The Underbelly of South African racism
May 8, 2012 § 19 Comments
*originally appeared in the Cape Times on 07 April 2012
The ugly face of racism reared its enormous head again in South Africa on the Twitter social network platform in the shape of Jessica Leandra, who has now been stripped of her 2011 FHM model of the year by FHM. In case you haven’t heard about the incident, she wrote a tweet the following tweet and I quote, “Just, well took on a an arrogant and disrespectful k***** inside Spar. Should have punched him, should have.”
What is shocking is the fact that she wrote the “K” word. What is worse is that it demonstrates that it is terminology that she probably uses in private if she can so freely use it on such a public platform. It was no accident. Some may even blame her youth by saying that she is 20. When I was 20 or younger, I never racially abused anyone. All that I would have done is make the typical jokes about whites can’t dance and blacks can’t swim. And it ends there.
I was surprised that a young person who grew up after apartheid had ended could have such thoughts to begin with. She had also written a tweet earlier, which said, again I quote, “Highlight of my weekend? Almost punching a petrol assistant. No tolerance for rude African monkeys.”
Years ago, while I was working on an anti-racism advertising campaign, I spoke to a psychologist who worked for the Human Rights Commission at the time and said something to me that still stuck with me today. He said that in research, it has been shown that South Africans are the only people in the world who will share their racist views or biases with a complete stranger and assume that the stranger will share the same view as them.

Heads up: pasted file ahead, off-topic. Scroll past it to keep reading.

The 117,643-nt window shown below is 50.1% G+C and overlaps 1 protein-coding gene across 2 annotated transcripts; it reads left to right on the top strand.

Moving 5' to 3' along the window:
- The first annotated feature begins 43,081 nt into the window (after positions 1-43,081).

What this shows then is that large sections of South Africans still hold racial biases hidden behind concerns of crime, when the real issue is actually racism. Six years ago, when I first moved from Cape Town to Johannesburg, I stayed in a B&B in my first month in the big city. I met two American women who had been traveling around the world for a year. They had been in South Africa for a few weeks and told me that they had not met a single black person staying at a B&B, all the black people they had met worked at B&Bs.
They also found it strange that when they drove in the Transkei a white man told them that if they happen to hit a black person, they should not stop to help because “These people will rob you.” They were shocked that the person saw nothing wrong with what he said. They were equally surprised that he just shared these views assuming that they would thank him.
Of course this is not meant to point fingers. What it is meant to point out is that maybe South Africans are still racially charged but are in denial about it. It also makes us wonder how many of these conversations happen in private. How many people sit around their backyards talking about k*****s?
Maybe Jessica is a symptom of something simmering underneath the surface. Perhaps there are still those in our society who believe that blacks don’t fully belong and do not deserve to be treated as equals. That they have not earned their place in society nor the positions that they may hold. There is a denial of the realities. That it is still a white world and that the black person must remember that he deserves to be treated as a lesser being and remind him of his inferiority.
People may want to keep appearances and deny that they may hold these views, but the reality is that these kinds of scenes are acted out everyday in the country, some in more subtle ways than others. Perhaps we ought to applaud Jessica for exposing the under bellies of South African racism hidden behind the veil of false politeness.